The Sega Genesis is a 16-bit video game console released by Sega Corporation in 1988. As the peanut butter in Nintendo's chocolate, it was Sega's biggest success as a console manufacturer in North America and Europe, though it bombed in Japan. Though gone and completely forgotten, its contribution to video game fanboyism is a legacy which, if we're not careful, will endure until the end of time.
In almost all other parts of the globe outside of North America, the product sold as the Sega Mega Drive, even in France.
- 1 History
- 2 Landmark Titles
- 3 Teh Great War
- 4 See Also
- 5 Links
GENESIS: The Genesis
In the late 80's Sega made the brilliant discovery that morons would pay out the ass for accurate home versions of mediocre System 16 arcade games like Hang-On and Alien Syndrome. Powered by an impressive 16-bit Motorola 68000 processor, a Zilog Z80 co-processor, built-in headphone support, and a mule, Sega Genesis was born.
Originally a stand-alone unit designed to play Altered Beast and Pong, the decision was made for Genesis to accept interchangeable cartridges. Altered Beast, in cartridge format, was made the "pack-in" game. This obsession with using Altered Beast as a flagship title would later burn Sega when the game was exposed to be horseshit.
The Good Times
Though most of Genesis's early portfolio consisted of nothing more than unappealing arcade and Amiga ports along with a shit-ton of sports games, Sega was helped tremendously by the fact that its competitors didn't know what the hell they were doing. On top of that, Sega instituted a brilliant marketing campaign where they totally shat on everything that came before them and promulgated their sheer dominance of the industry through the precept of Divine Right. It was the Genesis Does campaign. This approach was a hit with gamers and earned Sega "Advertiser of the Year" honors from AdWeek Magazine.
Eventually, Sega's arch-nemesis, Nintendo, got their shit together and released the Super Nintendo. This severely cut into Sega's hardcore fanbase of dumbfuck graphics whores. With its successful heritage and mostly superior hardware, Super Nintendo's only weakness seemed to be its substandard processing speeds. Like some cheesy bitch who punts her rapist in the groin, Sega thus ordered its developers to design a game that would exploit this mismatch.
The result, called Sonic the Hedgehog, was released in 1991, and was advertised as a game that could make the screen scroll from left to right faster than Super Mario World. Some gamers loved playing as the spunky cartoon hedgehog who moves so fast that no one can tell what's happening on the screen. Sales of Genesis skyrocketed but then got plundered down due to to the success of the SNES, thrusting Nintendo into first place. Sonic would go on to be the internet's #1 source of faggotry for the next 19 years, until bronies came along.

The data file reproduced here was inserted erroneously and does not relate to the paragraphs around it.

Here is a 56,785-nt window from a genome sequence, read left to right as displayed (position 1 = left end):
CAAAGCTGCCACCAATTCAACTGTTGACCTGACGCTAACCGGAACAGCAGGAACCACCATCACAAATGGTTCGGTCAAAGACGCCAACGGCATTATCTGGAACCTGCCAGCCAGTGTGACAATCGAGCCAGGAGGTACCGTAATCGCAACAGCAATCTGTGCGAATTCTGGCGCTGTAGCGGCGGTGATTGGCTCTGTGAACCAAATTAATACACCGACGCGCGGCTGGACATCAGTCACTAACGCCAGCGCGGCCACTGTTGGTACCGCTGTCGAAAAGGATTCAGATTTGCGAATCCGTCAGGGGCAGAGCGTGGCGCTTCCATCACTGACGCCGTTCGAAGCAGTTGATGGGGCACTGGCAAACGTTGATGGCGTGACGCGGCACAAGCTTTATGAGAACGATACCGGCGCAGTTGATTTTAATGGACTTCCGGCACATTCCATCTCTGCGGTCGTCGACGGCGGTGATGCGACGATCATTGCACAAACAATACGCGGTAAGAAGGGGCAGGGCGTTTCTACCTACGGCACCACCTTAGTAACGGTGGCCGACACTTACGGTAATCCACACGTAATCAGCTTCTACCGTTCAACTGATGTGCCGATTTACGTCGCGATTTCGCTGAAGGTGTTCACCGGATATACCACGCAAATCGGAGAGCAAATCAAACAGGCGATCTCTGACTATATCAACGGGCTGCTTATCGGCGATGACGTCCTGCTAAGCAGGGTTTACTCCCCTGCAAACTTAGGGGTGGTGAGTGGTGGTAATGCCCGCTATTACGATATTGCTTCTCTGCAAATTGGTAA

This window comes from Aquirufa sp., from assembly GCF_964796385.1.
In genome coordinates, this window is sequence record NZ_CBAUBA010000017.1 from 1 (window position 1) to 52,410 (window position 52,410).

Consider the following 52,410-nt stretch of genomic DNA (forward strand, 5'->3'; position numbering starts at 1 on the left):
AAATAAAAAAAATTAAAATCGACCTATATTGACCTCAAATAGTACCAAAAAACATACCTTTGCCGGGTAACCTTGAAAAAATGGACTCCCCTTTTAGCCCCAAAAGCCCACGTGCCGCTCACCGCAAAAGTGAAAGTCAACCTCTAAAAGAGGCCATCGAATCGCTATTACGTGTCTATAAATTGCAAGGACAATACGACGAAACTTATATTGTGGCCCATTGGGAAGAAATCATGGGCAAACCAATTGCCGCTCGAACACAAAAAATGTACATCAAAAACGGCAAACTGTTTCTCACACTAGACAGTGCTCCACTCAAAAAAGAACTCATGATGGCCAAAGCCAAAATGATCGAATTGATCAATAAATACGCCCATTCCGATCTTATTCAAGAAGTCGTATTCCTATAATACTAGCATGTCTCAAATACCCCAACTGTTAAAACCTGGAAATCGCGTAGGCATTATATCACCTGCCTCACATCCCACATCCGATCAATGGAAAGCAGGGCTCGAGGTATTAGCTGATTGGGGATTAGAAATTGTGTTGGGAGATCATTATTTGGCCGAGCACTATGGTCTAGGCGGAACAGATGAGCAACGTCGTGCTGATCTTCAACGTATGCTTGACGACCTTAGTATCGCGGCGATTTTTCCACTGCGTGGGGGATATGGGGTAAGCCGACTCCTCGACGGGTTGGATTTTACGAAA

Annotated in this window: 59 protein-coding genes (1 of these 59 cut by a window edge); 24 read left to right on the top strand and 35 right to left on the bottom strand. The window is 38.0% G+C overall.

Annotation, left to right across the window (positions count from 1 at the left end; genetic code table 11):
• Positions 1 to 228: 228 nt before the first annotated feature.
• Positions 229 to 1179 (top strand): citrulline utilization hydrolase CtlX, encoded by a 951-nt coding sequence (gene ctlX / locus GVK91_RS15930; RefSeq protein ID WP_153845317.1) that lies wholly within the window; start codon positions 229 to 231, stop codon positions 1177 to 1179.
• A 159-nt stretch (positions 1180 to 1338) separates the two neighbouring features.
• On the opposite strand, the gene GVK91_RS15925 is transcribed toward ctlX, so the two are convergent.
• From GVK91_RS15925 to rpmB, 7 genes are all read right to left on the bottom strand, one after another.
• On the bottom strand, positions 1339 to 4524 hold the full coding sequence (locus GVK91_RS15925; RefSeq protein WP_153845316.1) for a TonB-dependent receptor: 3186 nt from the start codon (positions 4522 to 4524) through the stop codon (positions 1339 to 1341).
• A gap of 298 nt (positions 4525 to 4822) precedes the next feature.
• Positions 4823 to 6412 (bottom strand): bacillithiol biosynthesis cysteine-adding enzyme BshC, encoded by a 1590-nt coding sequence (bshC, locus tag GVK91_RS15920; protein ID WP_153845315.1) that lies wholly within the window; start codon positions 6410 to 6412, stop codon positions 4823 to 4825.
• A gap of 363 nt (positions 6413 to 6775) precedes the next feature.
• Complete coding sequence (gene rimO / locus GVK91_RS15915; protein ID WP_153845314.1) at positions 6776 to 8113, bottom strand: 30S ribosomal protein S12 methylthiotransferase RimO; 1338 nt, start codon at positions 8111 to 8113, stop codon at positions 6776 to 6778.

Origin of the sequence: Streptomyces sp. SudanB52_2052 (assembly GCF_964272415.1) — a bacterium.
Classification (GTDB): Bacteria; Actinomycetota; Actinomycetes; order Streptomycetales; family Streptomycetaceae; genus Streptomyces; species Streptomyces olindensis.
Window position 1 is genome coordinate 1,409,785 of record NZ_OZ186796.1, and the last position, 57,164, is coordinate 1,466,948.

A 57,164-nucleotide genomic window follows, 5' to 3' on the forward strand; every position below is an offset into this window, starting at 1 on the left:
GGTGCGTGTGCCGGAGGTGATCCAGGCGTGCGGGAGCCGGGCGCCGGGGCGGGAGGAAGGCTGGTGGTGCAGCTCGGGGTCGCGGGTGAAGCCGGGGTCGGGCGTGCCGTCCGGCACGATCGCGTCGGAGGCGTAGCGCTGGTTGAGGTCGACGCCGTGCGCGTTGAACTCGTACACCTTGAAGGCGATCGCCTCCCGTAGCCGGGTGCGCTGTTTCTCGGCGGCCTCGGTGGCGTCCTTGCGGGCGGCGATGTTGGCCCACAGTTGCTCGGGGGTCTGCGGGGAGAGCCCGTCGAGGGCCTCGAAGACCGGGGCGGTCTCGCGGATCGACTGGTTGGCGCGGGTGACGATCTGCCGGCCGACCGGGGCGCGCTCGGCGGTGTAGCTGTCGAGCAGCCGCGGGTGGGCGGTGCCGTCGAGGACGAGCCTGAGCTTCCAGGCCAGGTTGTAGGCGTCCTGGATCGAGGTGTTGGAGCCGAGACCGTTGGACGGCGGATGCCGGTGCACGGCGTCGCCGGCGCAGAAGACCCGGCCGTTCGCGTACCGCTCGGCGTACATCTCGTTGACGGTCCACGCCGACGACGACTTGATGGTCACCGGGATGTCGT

Eventually, the counter-cultural advertising became stale and Sega dropped any pretense that they weren't repeatedly trying to bone loyal customers. As sales began to lag, they released dozens of add-ons, summarily dropping support for each whenever they forgot to take their Adderall. Soon after, they massively fucked over developers and retailers alike with their super-secret surprise launch of Sega Saturn, effectively ending support for Genesis entirely. Subsequently, they forgot to make a good Sonic game for about 5 years and were forced to go third-party in 2001.
Sega, blinded with fame, marketed a add-on optical disc palyer that cost $10 billion and you taped it to the underside of the console with duct tape. Unsuprisingly, it sucked. Most of the games were advertised as having Full Motion Video, which today would look like watching a Youtube video in 144p. Most of them were interactive movies, which were considered shit back then, but ironic considering the games that get acclaim today. There was also that one Sonic game for it, but nobody cared (mainly since it just fucking sucked). Other notable games include Final Fight CD (which was pretty much the only way to play the original Final Fight with 2 players until Capcom released a port of it on the Game Boy Advance), Snatcher (which is often praised by many Hideo Kojima fanboys), and some JRPGs imported by Working Designs that were eventually out on the PS1 anyways.
SEGA, thinking that people still gave a shit about 16-bit consoles when 32-bit machines were coming, decided to release another add-on for it. This one plugged into the top of the Genesis like some fugly brain tumor and still required its own power supply. Fared even worse than the MEGA-CD, with barely any titles on it that you couldn't just get on another platform.